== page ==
[1] U.S. Department of Defense, Annual Report to Congress: Military and Security Developments Involving the People’s Republic of China 2018, p. 28. https://media.defense.gov/2018/Aug/16/2001955282/-1/-1/1/2018-CHINA-MILITARY-POWER-REPORT.PDF#page=11&zoom=auto,-85,733.

[2] Military unit cover designators (MUCDs) are serial numbers (consisting of five digits) employed by the People’s Liberation Army to identify specific military units, and are frequently employed in official communications in the place of the true unit designators. 

[3] People’s Navy, January 23, 2018 and February 9, 2018.

[4] U.S. Department of Defense, Annual Report to Congress: Military and Security Developments Involving the People’s Republic of China 2018, p. 28. https://media.defense.gov/2018/Aug/16/2001955282/-1/-1/1/2018-CHINA-MILITARY-POWER-REPORT.PDF#page=11&zoom=auto,-85,733.

[5] International Institute for Strategic Studies, The Military Balance 2018, p. 254.

Featured Image: PLAN Marine Corps command and staff personnel examine maps in the course of a cold weather training exercise in Inner Mongolia, March 2015. (Source: Xinhua)

For Want of a Broadside: Why the Marines Need More Naval Fire Support

By Vince DePinto


According to the 2016 Marine Corps Operating Concept (MOC), the greatest risk to the Marine Corps is that it becomes unbalanced in its development as a force that is at once naval, expeditionary, agile, and lethal.1 Four decades of institutional neglect of naval surface fire support (NSFS) has led to precisely that: the Corps is over-reliant on aviation and cruise missiles to provide fires in a non-permissive maritime domain. Without investment in NSFS solutions that balance capability and capacity, the Marine Corps will be constrained in its ability to maneuver at sea, leaving Marines ill-equipped to fight and win in the future operating environments the MOC predicts.

The MOC makes it clear, though, that identified problems should be accompanied with feasible solutions: Marines innovate and adapt to win. By developing innovative tactics and munitions for the existing high mobility artillery rocket system (HIMARS) and by adapting the San Antonio-class amphibious transport docks (LPD) to support a naval gun, the Marine Corps can fulfill the MOC’s call for an agile, lethal, and expeditionary force with an ability to secure the sea control essential for the prosecution of naval campaigns.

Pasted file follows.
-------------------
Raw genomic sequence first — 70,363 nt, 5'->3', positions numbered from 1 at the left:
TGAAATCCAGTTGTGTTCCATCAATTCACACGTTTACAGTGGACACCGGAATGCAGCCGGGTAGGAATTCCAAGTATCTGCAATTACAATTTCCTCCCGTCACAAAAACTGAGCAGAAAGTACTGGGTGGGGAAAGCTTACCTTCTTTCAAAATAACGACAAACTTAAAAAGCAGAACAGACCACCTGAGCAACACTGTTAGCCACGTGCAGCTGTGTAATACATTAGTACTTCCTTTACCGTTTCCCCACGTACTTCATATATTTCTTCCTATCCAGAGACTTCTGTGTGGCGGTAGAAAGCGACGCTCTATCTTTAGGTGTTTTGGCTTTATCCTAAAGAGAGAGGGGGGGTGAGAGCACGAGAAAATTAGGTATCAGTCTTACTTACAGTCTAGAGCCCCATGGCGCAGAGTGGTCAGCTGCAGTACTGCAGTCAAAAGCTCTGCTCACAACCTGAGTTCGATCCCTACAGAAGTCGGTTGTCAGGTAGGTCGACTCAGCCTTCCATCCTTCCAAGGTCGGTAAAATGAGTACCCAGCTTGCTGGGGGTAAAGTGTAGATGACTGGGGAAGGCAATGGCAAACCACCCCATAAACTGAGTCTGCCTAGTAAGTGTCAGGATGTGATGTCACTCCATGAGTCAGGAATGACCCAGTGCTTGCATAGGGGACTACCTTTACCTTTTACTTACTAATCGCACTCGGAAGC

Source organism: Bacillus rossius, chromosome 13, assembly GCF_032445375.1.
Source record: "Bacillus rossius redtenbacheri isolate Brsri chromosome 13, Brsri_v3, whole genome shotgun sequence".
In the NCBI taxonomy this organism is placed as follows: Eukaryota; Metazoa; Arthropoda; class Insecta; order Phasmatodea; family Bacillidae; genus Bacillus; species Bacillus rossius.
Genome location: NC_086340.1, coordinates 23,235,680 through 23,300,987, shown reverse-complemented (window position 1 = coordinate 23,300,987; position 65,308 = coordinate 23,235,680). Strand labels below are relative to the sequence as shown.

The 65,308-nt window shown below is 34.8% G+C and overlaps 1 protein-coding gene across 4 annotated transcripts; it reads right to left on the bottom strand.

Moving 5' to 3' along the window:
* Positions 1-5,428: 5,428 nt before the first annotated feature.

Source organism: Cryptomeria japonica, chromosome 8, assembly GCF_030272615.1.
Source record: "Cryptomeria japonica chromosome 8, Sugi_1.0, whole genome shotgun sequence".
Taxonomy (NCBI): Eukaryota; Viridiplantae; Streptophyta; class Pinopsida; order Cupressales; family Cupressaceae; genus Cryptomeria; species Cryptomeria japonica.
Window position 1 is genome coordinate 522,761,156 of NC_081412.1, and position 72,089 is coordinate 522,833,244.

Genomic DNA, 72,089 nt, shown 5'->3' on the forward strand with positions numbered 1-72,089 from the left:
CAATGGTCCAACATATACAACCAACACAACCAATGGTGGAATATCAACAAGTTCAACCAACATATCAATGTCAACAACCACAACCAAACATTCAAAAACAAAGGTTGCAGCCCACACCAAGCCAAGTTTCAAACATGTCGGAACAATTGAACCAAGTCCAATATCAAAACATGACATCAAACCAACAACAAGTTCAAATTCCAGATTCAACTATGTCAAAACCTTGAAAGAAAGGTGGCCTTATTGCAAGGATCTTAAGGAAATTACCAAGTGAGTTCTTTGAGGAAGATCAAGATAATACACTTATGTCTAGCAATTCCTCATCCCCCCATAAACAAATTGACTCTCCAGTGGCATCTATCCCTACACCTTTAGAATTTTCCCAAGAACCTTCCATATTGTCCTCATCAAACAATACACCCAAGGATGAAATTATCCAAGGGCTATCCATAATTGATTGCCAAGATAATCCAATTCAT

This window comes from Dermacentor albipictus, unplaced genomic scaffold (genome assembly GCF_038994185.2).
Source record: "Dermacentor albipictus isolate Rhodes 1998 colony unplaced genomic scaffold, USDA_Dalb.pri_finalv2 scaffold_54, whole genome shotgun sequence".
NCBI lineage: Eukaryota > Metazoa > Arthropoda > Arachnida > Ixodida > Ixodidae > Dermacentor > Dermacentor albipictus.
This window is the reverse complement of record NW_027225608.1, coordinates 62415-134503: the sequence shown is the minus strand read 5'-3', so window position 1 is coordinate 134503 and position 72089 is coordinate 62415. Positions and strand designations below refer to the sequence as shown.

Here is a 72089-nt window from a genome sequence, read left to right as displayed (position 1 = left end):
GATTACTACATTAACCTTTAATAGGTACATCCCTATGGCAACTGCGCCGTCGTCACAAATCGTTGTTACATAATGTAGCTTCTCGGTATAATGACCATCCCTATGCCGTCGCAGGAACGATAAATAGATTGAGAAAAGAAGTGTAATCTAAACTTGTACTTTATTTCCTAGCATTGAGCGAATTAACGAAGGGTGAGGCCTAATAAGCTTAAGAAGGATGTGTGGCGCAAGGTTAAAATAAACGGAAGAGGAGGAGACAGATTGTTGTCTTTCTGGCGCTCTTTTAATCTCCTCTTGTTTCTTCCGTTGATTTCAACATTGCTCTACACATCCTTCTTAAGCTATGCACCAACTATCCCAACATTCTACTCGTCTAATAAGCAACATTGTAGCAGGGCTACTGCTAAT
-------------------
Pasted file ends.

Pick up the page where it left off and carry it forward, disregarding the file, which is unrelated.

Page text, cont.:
The Problem: The Neglect of Naval Surface Fire Support

The MOC opens by stating that the Marine Corps is “not organized, trained, and equipped to meet the demands of a future operating environment characterized by complex terrain, technology proliferation…and an increasingly non-permissive maritime domain.”2 While some critics dismiss NSFS as an anachronism in the modern context, it is the increasing complexity of advanced anti-access area-denial (A2/AD) weapon systems and the subsequent proliferation of such affordable capabilities that necessitates its revival. Detractors argue that naval aviation and the Navy’s Tomahawk Land Attack Missile (TLAM) complement are sufficient to service targets in support of an amphibious force. In a permissive maritime environment, this argument is likely valid. However, rival powers have identified America’s critical capabilities and are preparing to remove them accordingly; a reality the MOC identifies as a future constant.3 Nowhere is this more evident than in the Western Pacific. Over the past two decades, the People’s Republic of China (PRC) has invested considerable resources into acquiring the capabilities necessary to deter, counter, and defeat adversarial power projection into regional conflicts.4 The People’s Liberation Army (PLA) fields a comprehensive battle network of sensors, platforms, and weapons that form a robust, multi-domain reconnaissance-strike complex capable of effectively engaging naval vessels over 800 miles from China’s shores.5

As these threats force the surface groups’ operational areas further from the adversary, the tyranny of distance restricts Marine aviation’s ability to influence the environment. Increased range forces the platforms to dedicate more weight to fuel over munitions and limits time on target. Extended distance also prohibits the use of some platforms outright. For example, rotary-wing attack aircraft are restricted to operating within 120 nautical miles of a fuel source, and fixed wing aircraft do not fare much better. While the F-35 is a revolutionary airframe with inherent stealth characteristics, the high value air assets (HVAA) on which it depends are not so resilient. In “Short Legs Can’t Win Arms Races,” Greg Knepper and Peter Singer identify airborne refueling tankers as the weakest link in America’s kill chain.6 They argue that the removal of a single tanker could lead to a flight package aborting its mission, or the destruction of the entire complement, if (when) fuel expires.7 The design of the PLA’s fifth generation stealth aircraft, the J-20, increasingly resembles that of a long-range interceptor. Analysts assess such a design is optimized to engage America’s critical HVAA with long-range air-to-air missiles, a tactic consistent with Chinese operational and strategic thought.8